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Posted: Sep 12, 2016

Metal to insulator transition understood

(Nanowerk News) Physicists have for the first time succeeded in directly visualising on small scales how a material abruptly changes its state from conducting to insulating at low temperatures. Researchers Erik van Heumen of the University of Amsterdam and Alex McLeod from the University of California thereby provide evidence for a 60-year-old theory that explains this phenomenon and pave the way for more energy efficient technologies. The team’s experiments are described in the latest edition of Nature Physics ("Nanotextured phase coexistence in the correlated insulator V2O3").
Network of conducting and insulating rivers as seen in a metal-oxide in the middle of a phase transition
Network of conducting and insulating rivers as seen in a metal-oxide in the middle of a phase transition. (Image: A.S. Mueller)
Materials that conduct electricity at high temperature but are insulating at lower temperatures have been known for decades. However, until recently it was not possible to directly measure how such phase transitions proceed on small length scales. Using a new technique, Van Heumen and McLeod are now able to visualise the changes taking place in the material during such a phase transition on the nanometer scale.
In their experiments, the team observed a so-called percolation transition taking place among the electrons in the material. Above a certain critical temperature, the electrons can move relatively easily through the material enabling the flow of electrical current. When the temperature drops below a threshold temperature, small imperfections in the material trigger a kind of traffic jam for the electrons. Starting from small nanometer length scales, this traffic jam slowly grows outwards across the entire material. The previously freely moving electrons come to an abrupt halt and the material loses its conducting properties.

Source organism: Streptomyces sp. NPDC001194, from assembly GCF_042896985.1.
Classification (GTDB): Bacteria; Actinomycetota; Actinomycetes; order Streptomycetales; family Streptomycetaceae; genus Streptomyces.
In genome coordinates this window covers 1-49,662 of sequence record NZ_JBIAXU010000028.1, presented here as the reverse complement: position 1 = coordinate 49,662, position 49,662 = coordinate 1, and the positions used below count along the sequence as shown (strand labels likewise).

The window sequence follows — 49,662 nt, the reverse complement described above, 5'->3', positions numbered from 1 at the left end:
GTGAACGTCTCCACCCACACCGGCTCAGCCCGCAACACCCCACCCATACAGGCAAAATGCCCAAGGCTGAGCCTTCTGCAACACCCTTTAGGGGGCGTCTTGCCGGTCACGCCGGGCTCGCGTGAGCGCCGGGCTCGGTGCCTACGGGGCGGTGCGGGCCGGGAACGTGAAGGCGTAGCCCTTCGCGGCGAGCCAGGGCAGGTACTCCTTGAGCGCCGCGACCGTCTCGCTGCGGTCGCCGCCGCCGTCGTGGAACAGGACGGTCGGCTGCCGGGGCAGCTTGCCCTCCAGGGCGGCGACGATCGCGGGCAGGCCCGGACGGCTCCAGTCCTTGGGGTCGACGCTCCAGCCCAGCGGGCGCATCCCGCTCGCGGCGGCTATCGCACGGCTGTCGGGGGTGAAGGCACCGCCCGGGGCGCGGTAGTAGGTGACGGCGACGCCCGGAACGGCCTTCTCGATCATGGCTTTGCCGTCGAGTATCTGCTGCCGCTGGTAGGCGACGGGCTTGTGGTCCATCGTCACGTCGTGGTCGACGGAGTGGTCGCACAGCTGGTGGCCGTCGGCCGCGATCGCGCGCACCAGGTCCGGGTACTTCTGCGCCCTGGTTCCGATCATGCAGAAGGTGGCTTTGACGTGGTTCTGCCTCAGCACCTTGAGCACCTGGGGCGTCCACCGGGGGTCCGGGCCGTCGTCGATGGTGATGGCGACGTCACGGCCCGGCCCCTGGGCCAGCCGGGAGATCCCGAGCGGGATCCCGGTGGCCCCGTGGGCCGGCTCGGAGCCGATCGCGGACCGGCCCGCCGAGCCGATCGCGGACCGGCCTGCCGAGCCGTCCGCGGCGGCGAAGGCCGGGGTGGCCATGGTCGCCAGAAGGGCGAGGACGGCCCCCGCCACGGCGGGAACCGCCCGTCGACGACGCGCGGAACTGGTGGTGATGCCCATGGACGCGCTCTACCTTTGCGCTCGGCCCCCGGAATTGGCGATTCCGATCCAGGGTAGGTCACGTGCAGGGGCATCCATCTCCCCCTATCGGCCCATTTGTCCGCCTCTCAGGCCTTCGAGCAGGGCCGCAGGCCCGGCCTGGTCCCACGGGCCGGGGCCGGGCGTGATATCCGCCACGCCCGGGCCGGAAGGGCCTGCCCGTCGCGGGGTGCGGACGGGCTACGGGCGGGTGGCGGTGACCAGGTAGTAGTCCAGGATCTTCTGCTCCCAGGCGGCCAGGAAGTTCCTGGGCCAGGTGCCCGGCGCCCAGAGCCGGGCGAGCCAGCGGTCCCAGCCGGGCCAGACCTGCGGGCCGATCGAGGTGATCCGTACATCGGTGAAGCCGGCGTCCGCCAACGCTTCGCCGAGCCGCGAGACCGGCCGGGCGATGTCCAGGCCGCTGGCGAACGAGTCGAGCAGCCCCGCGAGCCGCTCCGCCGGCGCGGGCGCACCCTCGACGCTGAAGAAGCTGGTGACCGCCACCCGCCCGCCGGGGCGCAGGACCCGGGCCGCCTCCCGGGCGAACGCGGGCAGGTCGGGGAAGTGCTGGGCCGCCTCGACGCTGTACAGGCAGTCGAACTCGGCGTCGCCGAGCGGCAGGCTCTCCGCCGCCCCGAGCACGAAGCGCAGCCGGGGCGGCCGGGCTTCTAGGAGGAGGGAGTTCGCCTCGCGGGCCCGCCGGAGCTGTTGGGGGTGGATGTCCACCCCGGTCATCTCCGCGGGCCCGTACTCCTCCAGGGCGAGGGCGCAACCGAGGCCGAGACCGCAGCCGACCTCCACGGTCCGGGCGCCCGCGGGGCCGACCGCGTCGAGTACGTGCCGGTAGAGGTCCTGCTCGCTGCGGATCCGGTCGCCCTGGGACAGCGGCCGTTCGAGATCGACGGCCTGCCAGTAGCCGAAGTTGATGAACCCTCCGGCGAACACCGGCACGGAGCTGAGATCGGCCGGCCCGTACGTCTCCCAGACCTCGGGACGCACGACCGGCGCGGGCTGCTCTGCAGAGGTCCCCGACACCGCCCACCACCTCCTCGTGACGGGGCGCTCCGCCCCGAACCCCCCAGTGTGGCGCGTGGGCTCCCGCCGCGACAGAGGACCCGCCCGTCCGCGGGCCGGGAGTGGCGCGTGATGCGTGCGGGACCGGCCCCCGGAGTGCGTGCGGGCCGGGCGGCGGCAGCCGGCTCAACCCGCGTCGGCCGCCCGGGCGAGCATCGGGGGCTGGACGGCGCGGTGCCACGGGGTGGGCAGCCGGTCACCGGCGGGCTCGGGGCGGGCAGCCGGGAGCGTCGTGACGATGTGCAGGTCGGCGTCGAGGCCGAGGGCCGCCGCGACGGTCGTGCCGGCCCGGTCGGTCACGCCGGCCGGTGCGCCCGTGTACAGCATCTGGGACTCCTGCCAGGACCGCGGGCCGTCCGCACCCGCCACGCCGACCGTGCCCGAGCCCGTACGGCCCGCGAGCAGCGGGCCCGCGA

The material in which the team investigated the metal-to-insulator transition is the metal-oxide called vanadium-sesquioxide, V2O3, which is a more exotic relative of better known metal-oxides such as magnetite or rust. Such metal-oxides are interesting because of their exotic electrical properties, which could find use in future electronics applications.
`You could use these types of switchable materials alongside the current silicon technology used in cell phones or laptops’, says Van Heumen. ‘These materials are cheap, energy efficient and could contribute to improving sustainability.’ Van Heumen is also enthusiastic about possible applications on the interface with quantum technology. `When used, silicon heats up and becomes disruptive to sensitive quantum technology. The abrupt metal-insulator transition that we investigated could also be forced to take place under influence of, for example, a light flash, which could find applications for better isolating the computational units of quantum computers.’
Nevertheless, more research on the phase transitions in oxides is needed before this becomes reality. Van Heumen: `The fundamental research we are currently doing to better understand the properties of these materials is similar in spirit to research on silicon forty years ago. Nowadays, silicon technology is integrated in all our electronics, so who knows what these materials will be used for twenty years from now.’
Using an ingenious method to increase the resolution of their microscope, Van Heumen and McLeod succeeded in testing a 60-year old theory that explains the switch from metal to insulator. Until recently, the wavelength of light – with a scale of several micrometers in the case of infrared light – limited the resolution of electrical conductivity measurements. The physicists used a small needle to probe the insulating or conducting nature of the material below it with a resolution of 25 nanometers. The needle itself acts as a little antenna that sends this information back to a detector.
McLeod: `Our technique allows optical imaging at unprecedented spatial resolution. With this unique method, we could directly visualise for the first time how the transition spreads through the material.’
The experiment took place at 100 degrees C below freezing, not really ideal for real-world applications. However, Van Heumen believes that materials will soon be engineered to feature similar transitions at room temperature. `Making these materials is like Legos for experts. It is the focus of an intensive research effort that looks very promising.’
Source: Amsterdam University
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